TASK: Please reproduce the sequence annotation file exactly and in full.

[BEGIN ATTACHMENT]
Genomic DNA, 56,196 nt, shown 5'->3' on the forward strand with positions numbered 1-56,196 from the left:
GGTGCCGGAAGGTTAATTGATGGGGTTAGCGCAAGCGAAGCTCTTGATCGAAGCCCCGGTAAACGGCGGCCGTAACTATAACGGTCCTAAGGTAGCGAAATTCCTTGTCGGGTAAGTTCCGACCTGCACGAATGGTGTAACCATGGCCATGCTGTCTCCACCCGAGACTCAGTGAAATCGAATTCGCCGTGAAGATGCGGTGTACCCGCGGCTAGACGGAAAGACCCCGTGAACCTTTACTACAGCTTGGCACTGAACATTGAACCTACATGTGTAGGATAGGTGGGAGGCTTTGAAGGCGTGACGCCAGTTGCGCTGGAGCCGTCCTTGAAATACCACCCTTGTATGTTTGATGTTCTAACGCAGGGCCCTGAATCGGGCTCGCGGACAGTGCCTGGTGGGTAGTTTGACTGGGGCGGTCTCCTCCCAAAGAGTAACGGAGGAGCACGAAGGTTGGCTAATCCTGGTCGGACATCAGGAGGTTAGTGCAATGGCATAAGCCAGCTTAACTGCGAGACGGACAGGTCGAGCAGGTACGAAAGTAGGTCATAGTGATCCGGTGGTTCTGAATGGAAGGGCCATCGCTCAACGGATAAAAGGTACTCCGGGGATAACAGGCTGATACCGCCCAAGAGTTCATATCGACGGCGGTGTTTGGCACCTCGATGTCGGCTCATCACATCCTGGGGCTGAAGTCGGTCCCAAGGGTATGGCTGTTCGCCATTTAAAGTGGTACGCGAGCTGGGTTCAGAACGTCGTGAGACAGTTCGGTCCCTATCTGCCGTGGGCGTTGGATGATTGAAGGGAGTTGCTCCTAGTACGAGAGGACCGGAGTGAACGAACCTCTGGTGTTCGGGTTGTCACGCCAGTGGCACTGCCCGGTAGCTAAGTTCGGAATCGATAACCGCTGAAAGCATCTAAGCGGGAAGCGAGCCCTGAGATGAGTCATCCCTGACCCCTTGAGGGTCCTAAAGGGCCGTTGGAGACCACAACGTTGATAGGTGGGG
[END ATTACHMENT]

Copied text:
Genomic DNA, 56,196 nt, shown 5'->3' on the forward strand with positions numbered 1-56,196 from the left:
GGTGCCGGAAGGTTAATTGATGGGGTTAGCGCAAGCGAAGCTCTTGATCGAAGCCCCGGTAAACGGCGGCCGTAACTATAACGGTCCTAAGGTAGCGAAATTCCTTGTCGGGTAAGTTCCGACCTGCACGAATGGTGTAACCATGGCCATGCTGTCTCCACCCGAGACTCAGTGAAATCGAATTCGCCGTGAAGATGCGGTGTACCCGCGGCTAGACGGAAAGACCCCGTGAACCTTTACTACAGCTTGGCACTGAACATTGAACCTACATGTGTAGGATAGGTGGGAGGCTTTGAAGGCGTGACGCCAGTTGCGCTGGAGCCGTCCTTGAAATACCACCCTTGTATGTTTGATGTTCTAACGCAGGGCCCTGAATCGGGCTCGCGGACAGTGCCTGGTGGGTAGTTTGACTGGGGCGGTCTCCTCCCAAAGAGTAACGGAGGAGCACGAAGGTTGGCTAATCCTGGTCGGACATCAGGAGGTTAGTGCAATGGCATAAGCCAGCTTAACTGCGAGACGGACAGGTCGAGCAGGTACGAAAGTAGGTCATAGTGATCCGGTGGTTCTGAATGGAAGGGCCATCGCTCAACGGATAAAAGGTACTCCGGGGATAACAGGCTGATACCGCCCAAGAGTTCATATCGACGGCGGTGTTTGGCACCTCGATGTCGGCTCATCACATCCTGGGGCTGAAGTCGGTCCCAAGGGTATGGCTGTTCGCCATTTAAAGTGGTACGCGAGCTGGGTTCAGAACGTCGTGAGACAGTTCGGTCCCTATCTGCCGTGGGCGTTGGATGATTGAAGGGAGTTGCTCCTAGTACGAGAGGACCGGAGTGAACGAACCTCTGGTGTTCGGGTTGTCACGCCAGTGGCACTGCCCGGTAGCTAAGTTCGGAATCGATAACCGCTGAAAGCATCTAAGCGGGAAGCGAGCCCTGAGATGAGTCATCCCTGACCCCTTGAGGGTCCTAAAGGGCCGTTGGAGACCACAACGTTGATAGGTGGGG